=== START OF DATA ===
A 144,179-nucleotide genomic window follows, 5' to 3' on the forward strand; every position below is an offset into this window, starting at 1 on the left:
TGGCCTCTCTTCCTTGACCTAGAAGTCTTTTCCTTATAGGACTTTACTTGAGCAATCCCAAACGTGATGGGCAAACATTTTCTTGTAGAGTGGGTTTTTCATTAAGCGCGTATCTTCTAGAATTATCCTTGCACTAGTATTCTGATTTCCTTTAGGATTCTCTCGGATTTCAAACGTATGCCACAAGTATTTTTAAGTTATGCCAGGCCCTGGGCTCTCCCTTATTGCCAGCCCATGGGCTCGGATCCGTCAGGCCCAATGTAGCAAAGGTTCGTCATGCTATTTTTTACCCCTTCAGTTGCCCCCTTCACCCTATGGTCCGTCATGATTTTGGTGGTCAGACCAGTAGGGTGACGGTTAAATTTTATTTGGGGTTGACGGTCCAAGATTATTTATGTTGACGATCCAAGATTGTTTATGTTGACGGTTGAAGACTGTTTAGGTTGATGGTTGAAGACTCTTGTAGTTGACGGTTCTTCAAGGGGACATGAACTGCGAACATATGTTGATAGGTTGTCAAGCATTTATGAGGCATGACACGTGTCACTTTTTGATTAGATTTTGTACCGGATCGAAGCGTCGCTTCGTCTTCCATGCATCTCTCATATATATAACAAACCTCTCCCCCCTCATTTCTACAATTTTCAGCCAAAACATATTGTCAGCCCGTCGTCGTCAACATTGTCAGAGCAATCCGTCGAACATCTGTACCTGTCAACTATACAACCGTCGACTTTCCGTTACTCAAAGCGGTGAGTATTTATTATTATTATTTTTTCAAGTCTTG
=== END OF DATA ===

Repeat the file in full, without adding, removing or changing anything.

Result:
A 144,179-nucleotide genomic window follows, 5' to 3' on the forward strand; every position below is an offset into this window, starting at 1 on the left:
TGGCCTCTCTTCCTTGACCTAGAAGTCTTTTCCTTATAGGACTTTACTTGAGCAATCCCAAACGTGATGGGCAAACATTTTCTTGTAGAGTGGGTTTTTCATTAAGCGCGTATCTTCTAGAATTATCCTTGCACTAGTATTCTGATTTCCTTTAGGATTCTCTCGGATTTCAAACGTATGCCACAAGTATTTTTAAGTTATGCCAGGCCCTGGGCTCTCCCTTATTGCCAGCCCATGGGCTCGGATCCGTCAGGCCCAATGTAGCAAAGGTTCGTCATGCTATTTTTTACCCCTTCAGTTGCCCCCTTCACCCTATGGTCCGTCATGATTTTGGTGGTCAGACCAGTAGGGTGACGGTTAAATTTTATTTGGGGTTGACGGTCCAAGATTATTTATGTTGACGATCCAAGATTGTTTATGTTGACGGTTGAAGACTGTTTAGGTTGATGGTTGAAGACTCTTGTAGTTGACGGTTCTTCAAGGGGACATGAACTGCGAACATATGTTGATAGGTTGTCAAGCATTTATGAGGCATGACACGTGTCACTTTTTGATTAGATTTTGTACCGGATCGAAGCGTCGCTTCGTCTTCCATGCATCTCTCATATATATAACAAACCTCTCCCCCCTCATTTCTACAATTTTCAGCCAAAACATATTGTCAGCCCGTCGTCGTCAACATTGTCAGAGCAATCCGTCGAACATCTGTACCTGTCAACTATACAACCGTCGACTTTCCGTTACTCAAAGCGGTGAGTATTTATTATTATTATTTTTTCAAGTCTTG